3. Now let $\mathscr{H}$ be any subfamily of $\mathscr{T}$; we must show that $\bigcup\mathscr{H} \in \mathscr{T}$. Suppose that $x \in \bigcup\mathscr{H}$; then $x \in H$ for some $H \in \mathscr{H}$. $H \in \mathscr{T}$, so there is some $N \in N(x)$ such that $x \in N \subseteq H \subseteq \bigcup \mathscr{H}$, and it follows as before that $\bigcup\mathscr{H} \in \mathscr{T}$.

It remains to show that $\mathscr{T}$ is unique. Suppose that $\mathscr{U}$ is a topology such that for each $x \in S$, $N(x)$ is a nbhd base at $x$ with respect to $\mathscr{U}$. Then for any $U \in \mathscr{U}$ and any $x \in U$ there must be some $N \in N(x)$ such that $x \in N \subseteq U$, which of course means that $U \in \mathscr{T}$. This shows that $\mathscr{U} \subseteq \mathscr{T}$.

Suppose now that $U \in \mathscr{T}$, so that for each $x \in U$ there is an $N_x \in N(x)$ such that $x \in N_x \subseteq U$. $N_x$ is a $\mathscr{U}$-nbhd of $x$, so there must be some $V_x \in \mathscr{U}$ such that $x \in V_x \subseteq N_x$. But then for each $x \in U$ we have $x \in V_x \subseteq U$, so $U = \bigcup\limits_{x \in U} V_x$. $U$ is therefore a union of members of the topology $\mathscr{U}$, so $U \in \mathscr{U}$, and hence $\mathscr{T} \subseteq \mathscr{U}$.

Putting the pieces together, we have $\mathscr{U} = \mathscr{T}$, and it follows immediately that $\mathscr{T}$ is unique.

share|improve this answer
    
This question from Bredon's textbook: Topology and geometry 1993 edition, question 5, page 8. Iv'e copied word for word the question. –  MathematicalPhysicist Sep 25 '11 at 9:46
    
@MathematicalPhysicist: I wrote that on the assumption that the $N(x)$ were supposed to be open nbhd bases. Can you confirm that Bredon uses the term neighborhood more generally, so that a nbhd of $x$ is simply a set with $x$ in its interior? –  Brian M. Scott Sep 25 '11 at 10:08
    
The definition of neighbourhood basis at x, is that its a collections of subsets of S containing x such that each neighbourhood of x in S contains some element of this basis and each element of the basis is a neighbourhood of x. A set is called a neighbourhood if there's an open set $U \subset N$ with $x \in U$. –  MathematicalPhysicist Sep 27 '11 at 5:30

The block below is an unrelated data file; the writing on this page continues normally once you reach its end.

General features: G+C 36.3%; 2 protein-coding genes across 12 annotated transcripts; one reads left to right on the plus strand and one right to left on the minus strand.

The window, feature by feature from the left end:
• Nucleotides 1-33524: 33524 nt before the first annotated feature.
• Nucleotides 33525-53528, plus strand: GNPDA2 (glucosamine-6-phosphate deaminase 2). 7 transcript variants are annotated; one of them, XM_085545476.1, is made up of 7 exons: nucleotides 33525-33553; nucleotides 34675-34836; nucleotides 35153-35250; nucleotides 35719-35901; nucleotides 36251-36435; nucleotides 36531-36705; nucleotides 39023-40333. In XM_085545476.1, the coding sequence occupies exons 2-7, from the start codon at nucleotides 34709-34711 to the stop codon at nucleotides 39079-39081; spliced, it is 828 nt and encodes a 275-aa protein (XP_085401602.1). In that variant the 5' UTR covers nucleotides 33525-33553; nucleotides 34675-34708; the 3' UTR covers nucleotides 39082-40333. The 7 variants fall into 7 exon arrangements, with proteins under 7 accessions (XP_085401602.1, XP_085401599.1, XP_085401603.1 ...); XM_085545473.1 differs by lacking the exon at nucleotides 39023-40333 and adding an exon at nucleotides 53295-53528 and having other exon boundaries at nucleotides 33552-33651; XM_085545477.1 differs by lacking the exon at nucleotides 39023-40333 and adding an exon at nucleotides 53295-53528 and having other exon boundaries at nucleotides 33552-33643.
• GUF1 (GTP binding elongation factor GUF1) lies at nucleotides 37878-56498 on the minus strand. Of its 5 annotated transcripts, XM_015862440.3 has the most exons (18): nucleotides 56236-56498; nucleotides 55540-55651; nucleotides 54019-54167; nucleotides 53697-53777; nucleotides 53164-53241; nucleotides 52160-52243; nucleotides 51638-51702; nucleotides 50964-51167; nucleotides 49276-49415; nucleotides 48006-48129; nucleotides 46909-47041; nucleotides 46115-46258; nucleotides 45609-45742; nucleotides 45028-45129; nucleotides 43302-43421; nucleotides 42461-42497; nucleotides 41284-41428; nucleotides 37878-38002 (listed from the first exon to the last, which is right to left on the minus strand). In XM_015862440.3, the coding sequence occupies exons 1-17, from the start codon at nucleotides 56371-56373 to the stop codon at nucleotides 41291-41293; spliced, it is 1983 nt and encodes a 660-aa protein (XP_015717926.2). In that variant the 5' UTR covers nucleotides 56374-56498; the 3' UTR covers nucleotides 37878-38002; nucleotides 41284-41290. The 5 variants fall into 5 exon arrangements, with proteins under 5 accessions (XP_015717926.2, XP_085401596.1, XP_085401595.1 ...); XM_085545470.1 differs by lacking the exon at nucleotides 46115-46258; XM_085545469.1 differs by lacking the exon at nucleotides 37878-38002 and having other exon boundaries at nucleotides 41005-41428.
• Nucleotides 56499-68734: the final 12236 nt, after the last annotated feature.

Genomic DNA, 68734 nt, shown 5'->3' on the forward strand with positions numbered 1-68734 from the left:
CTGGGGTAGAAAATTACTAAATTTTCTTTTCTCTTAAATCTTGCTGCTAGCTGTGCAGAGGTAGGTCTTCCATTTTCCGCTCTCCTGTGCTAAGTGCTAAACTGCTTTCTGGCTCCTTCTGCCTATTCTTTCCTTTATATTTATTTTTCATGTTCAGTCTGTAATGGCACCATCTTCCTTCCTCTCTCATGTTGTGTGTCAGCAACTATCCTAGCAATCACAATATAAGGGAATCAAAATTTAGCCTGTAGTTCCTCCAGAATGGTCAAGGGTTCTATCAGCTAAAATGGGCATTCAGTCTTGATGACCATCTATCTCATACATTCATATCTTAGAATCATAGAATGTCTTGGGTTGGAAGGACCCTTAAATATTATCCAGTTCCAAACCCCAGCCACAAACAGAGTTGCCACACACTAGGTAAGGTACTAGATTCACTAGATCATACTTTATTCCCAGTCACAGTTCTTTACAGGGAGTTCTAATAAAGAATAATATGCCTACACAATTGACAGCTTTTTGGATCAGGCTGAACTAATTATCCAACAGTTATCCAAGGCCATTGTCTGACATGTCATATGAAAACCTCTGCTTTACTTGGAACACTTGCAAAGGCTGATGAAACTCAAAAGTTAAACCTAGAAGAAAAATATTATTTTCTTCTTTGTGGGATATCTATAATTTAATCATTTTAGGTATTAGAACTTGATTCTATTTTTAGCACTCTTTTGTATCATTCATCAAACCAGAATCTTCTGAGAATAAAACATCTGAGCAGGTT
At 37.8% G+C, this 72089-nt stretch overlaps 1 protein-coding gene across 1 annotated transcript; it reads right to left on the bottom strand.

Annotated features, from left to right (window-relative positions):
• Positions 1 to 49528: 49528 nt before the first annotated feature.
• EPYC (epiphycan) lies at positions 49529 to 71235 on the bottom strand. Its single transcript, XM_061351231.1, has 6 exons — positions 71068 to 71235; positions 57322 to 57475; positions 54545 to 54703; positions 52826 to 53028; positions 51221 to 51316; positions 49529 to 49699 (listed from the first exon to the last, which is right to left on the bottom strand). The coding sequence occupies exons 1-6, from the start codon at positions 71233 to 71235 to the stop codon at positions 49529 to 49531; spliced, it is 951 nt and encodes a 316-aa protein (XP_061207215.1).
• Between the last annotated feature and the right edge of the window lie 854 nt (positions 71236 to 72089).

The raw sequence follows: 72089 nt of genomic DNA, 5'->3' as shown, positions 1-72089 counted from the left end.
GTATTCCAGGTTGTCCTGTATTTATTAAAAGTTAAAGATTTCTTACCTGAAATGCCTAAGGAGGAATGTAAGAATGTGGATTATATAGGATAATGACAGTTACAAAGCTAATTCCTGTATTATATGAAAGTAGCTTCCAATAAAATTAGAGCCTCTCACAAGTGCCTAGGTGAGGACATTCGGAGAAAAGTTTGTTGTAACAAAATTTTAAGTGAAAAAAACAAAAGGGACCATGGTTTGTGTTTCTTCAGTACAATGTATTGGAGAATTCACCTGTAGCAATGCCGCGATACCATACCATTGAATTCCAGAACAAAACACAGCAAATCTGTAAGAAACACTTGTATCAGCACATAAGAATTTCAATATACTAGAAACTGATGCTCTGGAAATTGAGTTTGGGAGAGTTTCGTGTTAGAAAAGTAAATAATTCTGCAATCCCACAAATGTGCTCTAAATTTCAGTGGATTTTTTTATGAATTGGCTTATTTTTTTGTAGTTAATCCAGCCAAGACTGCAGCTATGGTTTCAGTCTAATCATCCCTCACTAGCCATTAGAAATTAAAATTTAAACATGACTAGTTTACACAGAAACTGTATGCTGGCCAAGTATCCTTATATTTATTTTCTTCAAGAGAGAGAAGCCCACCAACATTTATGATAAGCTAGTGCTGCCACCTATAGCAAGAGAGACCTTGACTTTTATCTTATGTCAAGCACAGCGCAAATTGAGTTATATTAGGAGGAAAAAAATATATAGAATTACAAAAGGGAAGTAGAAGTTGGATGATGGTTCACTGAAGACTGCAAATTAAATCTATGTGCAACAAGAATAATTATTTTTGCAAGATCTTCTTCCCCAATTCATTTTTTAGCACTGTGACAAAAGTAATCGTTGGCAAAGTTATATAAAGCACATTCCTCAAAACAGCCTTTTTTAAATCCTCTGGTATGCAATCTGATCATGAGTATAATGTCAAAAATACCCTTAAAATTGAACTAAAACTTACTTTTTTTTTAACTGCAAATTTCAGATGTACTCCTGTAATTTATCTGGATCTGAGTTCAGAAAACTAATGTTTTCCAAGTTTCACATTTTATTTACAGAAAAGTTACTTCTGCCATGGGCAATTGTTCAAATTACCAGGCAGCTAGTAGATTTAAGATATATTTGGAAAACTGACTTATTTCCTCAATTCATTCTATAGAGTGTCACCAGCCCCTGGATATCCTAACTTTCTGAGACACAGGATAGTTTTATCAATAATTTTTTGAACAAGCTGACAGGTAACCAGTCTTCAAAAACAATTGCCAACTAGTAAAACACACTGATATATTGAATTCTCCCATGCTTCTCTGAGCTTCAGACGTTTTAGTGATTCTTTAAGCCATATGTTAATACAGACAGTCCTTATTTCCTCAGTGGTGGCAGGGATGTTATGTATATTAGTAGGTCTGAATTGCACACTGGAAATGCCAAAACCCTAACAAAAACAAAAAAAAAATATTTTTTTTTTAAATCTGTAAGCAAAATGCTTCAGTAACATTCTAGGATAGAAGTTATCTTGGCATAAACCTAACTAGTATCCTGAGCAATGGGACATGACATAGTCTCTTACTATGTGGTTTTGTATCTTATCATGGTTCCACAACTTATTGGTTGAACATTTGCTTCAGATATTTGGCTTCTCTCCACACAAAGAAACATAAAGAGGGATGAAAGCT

(Edited in response to a comment by jdc)

In your list of axioms the equivalent of the "topological triangle inequality" is missing. It says the following: For any neighborhood $U$ of the point $x$ there exists a neighborhood $V$ of $x$ such that $U$ is also a neighborhood of all points $y\in V$. If one expresses this in terms of your neighborhood bases $N(x)$ one arrives at the axiom

$4$. For any $N\in N(x)$ there is an $M\in N(x)$ such that for all $y\in M$ there is an $N'\in N(y)$ with $N'\subset N$.

The answer by Brian M. Scott above produces a topology ${\mathscr T}$ related to the family $\bigl(N(x)\bigr)_{x\in S}$ alright, but the given $N\in N(x)$ need not be neighborhoods of $x$ with respect to this topology. He then proves that if they are indeed neighborhoods then everything is in order.

Consider the following example: In $S:={\mathbb R}^2$ let $N(z)$ consist of all crosses $+$ with center $z$. The family ${\mathscr N}:=\bigl(N(z)\bigr)_{z\in S}$ violates axiom $4$ above. Now open sets in the topology ${\mathscr T}$ defined from ${\mathscr N}$ extend in two dimensions at all of their points. Therefore no $N\in N(0)$ can contain an open neighborhood of $0$.

share|improve this answer
    
I was trying to figure this out as well; I noticed the extra axiom in Bourbaki. But Brian M. Scott's answer above seems to me to work, which confuses me even more. Do you know what's going on here? –  jdc Nov 9 '12 at 9:10
1  
@jdc: See my edit. –  Christian Blatter Nov 10 '12 at 9:18
    
That makes much sense. Thank you. –  jdc Nov 10 '12 at 14:04

Your Answer

 
discard

By posting your answer, you agree to the privacy policy and terms of service.

Not the answer you're looking for? Browse other questions tagged or ask your own question.